For another Toews look, visit The Pipeline Show. That brief story is here.
BTW, have some time to kill? Visit The Pipeline Show for NHL draft preview material. More on that here.
WAY-BACK TIME MACHINE:
Ok, so it's a blatant headline rip-off from Rocky and Bullwinkle. But, hey, those two cats were cool, and history is all about repeating what's cool.
So, for today, here's a story I wrote five years ago, when the Kelowna Rockets and Kootenay Ice clashed in the 2005 Western Conference championship. Both teams finished regular-season play with 104 points; Kootenay, 47-15-7-3; Kelowna, 45-13-12-2. The Rockets had 215 goals for and 139 against; Kootenay, 218 and 137.
A lot of great players suited up in that series, which the Rockets won in six games, including Kootenay's Nigel Dawes and Kelowna's Shea Weber. To this day, I'm convinced that had Dawes played in a big media market like Vancouver or Calgary, he would have been the WHL's poster-boy for success, and his mug would have been splashed across Western Canada.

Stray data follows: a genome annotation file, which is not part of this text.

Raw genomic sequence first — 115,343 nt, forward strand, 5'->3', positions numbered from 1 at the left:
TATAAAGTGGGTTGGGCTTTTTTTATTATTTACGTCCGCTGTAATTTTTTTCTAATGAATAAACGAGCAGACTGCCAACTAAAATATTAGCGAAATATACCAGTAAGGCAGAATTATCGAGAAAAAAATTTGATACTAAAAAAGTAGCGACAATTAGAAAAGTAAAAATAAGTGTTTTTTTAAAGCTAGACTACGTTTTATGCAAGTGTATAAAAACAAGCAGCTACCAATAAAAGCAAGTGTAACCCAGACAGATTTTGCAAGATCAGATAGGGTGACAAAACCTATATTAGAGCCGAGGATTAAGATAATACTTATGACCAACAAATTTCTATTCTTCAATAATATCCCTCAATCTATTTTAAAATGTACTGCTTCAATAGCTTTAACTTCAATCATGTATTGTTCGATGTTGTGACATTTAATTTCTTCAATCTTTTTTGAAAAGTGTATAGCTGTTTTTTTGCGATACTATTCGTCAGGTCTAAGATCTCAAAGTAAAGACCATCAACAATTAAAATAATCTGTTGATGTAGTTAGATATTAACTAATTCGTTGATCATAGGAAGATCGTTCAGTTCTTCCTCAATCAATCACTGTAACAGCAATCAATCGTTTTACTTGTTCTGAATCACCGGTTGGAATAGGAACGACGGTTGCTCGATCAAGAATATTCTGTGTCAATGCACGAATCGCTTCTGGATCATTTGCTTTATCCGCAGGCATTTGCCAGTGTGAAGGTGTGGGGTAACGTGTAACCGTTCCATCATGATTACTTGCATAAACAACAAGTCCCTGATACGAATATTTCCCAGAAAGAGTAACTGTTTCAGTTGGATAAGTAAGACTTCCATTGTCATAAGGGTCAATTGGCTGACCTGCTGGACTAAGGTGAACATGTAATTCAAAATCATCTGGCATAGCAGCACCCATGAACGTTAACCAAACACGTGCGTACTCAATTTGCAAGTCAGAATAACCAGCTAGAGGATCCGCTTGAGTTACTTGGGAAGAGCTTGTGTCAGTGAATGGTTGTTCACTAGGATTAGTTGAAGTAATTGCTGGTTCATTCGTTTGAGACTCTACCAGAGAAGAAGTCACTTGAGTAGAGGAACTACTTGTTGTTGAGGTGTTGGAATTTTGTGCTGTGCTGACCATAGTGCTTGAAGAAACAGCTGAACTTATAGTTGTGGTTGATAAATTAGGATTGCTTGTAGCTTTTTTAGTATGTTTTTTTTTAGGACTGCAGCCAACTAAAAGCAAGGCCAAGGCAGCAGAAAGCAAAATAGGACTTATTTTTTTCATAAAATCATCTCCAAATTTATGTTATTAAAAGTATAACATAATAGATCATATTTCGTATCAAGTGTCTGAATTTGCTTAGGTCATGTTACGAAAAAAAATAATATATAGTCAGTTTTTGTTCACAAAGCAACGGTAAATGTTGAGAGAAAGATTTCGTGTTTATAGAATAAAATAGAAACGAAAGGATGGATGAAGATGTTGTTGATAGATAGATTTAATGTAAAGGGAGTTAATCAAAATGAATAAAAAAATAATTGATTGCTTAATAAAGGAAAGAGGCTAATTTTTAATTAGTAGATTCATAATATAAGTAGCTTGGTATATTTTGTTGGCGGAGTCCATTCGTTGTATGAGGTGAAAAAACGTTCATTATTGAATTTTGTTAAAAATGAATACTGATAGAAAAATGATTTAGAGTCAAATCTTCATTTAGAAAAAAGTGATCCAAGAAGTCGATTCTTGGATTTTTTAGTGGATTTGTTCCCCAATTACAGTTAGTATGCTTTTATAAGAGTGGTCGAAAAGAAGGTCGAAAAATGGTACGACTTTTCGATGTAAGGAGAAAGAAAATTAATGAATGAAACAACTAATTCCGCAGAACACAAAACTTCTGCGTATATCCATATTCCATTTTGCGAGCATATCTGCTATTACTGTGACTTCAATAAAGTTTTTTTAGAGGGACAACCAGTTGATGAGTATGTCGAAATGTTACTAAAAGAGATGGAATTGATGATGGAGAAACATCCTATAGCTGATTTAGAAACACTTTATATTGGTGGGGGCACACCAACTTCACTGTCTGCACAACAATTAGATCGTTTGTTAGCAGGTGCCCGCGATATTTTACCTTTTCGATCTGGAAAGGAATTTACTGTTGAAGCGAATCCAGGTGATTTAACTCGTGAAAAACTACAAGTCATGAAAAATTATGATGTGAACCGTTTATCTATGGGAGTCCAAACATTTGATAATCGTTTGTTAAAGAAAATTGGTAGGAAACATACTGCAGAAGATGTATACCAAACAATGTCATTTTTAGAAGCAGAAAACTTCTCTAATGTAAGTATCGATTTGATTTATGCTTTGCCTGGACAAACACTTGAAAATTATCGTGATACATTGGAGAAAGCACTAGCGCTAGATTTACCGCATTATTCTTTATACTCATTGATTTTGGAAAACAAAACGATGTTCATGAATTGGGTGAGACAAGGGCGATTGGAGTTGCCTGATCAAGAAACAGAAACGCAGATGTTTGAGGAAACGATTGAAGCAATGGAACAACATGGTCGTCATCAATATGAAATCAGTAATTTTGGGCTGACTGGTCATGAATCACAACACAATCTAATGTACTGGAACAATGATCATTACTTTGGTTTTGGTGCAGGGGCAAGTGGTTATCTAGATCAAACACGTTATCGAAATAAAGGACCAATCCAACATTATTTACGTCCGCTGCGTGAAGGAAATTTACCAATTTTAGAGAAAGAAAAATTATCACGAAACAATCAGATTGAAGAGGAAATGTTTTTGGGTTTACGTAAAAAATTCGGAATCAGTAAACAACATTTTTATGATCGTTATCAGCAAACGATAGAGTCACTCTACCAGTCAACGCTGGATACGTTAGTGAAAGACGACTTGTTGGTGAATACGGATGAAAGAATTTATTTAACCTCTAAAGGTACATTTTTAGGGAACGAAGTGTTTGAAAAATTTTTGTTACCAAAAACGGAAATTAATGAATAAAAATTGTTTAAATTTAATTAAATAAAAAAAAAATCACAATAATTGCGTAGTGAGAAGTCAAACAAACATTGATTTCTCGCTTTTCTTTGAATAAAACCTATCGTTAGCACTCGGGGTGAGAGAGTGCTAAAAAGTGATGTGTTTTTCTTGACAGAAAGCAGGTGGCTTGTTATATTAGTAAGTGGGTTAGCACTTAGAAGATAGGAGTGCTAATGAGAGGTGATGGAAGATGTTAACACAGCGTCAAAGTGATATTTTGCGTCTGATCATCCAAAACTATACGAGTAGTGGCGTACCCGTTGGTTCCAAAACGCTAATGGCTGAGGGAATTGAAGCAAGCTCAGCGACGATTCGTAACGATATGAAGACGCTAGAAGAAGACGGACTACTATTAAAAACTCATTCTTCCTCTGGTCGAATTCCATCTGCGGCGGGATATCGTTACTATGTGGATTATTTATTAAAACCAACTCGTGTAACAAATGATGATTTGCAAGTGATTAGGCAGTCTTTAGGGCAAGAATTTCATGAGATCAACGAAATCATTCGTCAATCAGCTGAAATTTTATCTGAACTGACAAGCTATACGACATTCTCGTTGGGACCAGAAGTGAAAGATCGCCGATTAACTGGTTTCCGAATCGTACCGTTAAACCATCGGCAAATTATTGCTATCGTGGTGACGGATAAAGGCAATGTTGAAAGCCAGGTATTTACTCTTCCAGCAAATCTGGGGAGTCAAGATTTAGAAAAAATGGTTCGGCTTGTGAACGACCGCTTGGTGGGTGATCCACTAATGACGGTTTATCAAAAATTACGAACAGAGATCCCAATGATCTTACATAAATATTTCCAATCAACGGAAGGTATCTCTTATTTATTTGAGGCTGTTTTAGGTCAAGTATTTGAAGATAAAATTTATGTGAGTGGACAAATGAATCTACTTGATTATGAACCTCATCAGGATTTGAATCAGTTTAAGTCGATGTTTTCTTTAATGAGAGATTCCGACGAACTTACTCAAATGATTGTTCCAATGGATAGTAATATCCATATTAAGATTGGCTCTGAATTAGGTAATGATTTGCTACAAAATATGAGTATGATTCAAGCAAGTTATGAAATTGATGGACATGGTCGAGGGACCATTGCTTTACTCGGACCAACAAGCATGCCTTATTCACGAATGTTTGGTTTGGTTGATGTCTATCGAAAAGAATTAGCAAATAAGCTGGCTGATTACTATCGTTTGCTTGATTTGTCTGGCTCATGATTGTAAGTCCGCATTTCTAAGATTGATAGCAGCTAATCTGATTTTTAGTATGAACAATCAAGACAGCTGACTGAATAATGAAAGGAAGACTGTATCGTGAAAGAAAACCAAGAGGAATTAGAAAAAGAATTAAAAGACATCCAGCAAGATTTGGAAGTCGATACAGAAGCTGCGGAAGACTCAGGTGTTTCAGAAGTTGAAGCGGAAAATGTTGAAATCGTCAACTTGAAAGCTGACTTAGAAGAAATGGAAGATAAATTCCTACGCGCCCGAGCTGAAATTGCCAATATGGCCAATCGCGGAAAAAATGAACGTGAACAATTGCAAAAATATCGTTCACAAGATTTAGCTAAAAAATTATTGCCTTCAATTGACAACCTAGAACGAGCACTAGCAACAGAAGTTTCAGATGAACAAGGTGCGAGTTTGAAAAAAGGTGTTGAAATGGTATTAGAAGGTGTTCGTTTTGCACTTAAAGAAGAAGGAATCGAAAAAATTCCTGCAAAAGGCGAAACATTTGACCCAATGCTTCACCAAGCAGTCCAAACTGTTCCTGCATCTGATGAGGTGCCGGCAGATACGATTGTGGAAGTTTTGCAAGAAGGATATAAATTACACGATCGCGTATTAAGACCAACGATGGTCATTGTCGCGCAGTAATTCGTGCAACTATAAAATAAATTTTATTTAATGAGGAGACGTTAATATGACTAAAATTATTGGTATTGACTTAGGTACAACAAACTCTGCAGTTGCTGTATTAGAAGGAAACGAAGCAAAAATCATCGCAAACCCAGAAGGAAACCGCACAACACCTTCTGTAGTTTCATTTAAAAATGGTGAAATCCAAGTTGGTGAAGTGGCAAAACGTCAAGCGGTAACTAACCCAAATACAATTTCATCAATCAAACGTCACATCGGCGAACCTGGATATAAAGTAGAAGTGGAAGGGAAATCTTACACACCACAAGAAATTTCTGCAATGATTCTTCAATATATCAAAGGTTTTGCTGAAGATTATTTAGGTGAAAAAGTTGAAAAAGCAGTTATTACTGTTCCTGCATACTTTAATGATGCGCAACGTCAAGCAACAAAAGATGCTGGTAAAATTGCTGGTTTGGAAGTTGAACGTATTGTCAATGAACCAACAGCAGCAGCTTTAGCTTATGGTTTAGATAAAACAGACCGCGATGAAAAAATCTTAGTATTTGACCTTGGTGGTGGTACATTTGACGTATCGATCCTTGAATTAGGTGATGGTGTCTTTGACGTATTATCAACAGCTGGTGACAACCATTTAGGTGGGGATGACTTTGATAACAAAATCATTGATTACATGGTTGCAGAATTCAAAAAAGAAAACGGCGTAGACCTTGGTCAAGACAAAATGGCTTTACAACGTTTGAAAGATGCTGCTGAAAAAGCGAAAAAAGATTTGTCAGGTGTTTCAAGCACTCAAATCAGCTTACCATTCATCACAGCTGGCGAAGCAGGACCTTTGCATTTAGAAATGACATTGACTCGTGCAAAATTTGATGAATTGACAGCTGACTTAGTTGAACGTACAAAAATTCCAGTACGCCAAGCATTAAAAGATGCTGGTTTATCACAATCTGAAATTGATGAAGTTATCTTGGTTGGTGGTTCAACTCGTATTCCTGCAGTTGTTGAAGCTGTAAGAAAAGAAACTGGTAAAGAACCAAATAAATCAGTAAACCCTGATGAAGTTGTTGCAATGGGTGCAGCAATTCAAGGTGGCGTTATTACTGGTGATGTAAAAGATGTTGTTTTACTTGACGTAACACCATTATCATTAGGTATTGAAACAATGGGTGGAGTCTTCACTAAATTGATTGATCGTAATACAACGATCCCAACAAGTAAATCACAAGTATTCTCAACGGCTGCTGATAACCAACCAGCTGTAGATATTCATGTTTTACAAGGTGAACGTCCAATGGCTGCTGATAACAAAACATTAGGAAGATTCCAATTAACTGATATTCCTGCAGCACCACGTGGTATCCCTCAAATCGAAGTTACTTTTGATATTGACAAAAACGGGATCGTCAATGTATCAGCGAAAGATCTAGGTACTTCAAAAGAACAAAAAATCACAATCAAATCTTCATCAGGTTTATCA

In that series, however, Weber hit Dawes with one of the hardest hits this scribe has ever seen, a check that, ultimately, resulted in a concussion and ended Nigel's junior days.
Midway through the third period, with Kelowna leading 4-2 in Game 4, Dawes was skating along the boards, and, Weber, from the far side, lined him up and made hard contact. The hit was so hard, so bone jarring, that Dawes' helmet popped off, going straight up. Weber was handed a major for boarding and was ejected -- and that was after he had scored twice earlier in the game. Kootenay then scored twice in its five-minute man advantage to force overtime, but the Rockets went on to win in the fourth period, with Tyler Spurgeon netting the winner at 3:52 to give Kelowna a 3-1 series lead. Dawes wound up missing Games 5 (Ice, 2-1 overtime victory) and 6 (Rockets, 2-1 overtime victory, with Weber netting the winner at 10:13), then moved on to professional hockey.
Now, here's that old story.
By Doyle Potenteau
Numbers of letters it takes to spell Nigel Dawes: 10. Number of letters it takes to spell world class: Also 10.
A coincidence? The Kootenay Ice don’t think so.
“He’s a special player, and every organization has them,” Ice general manager Jeff Chynoweth said of Dawes, Kootenay’s star forward and 50-goal man. Since joining Kootenay’s ranks in 2001-02, the 20-year-old from Winnipeg has averaged a point a game with 159 goals and 113 assists over 245 regular-season games.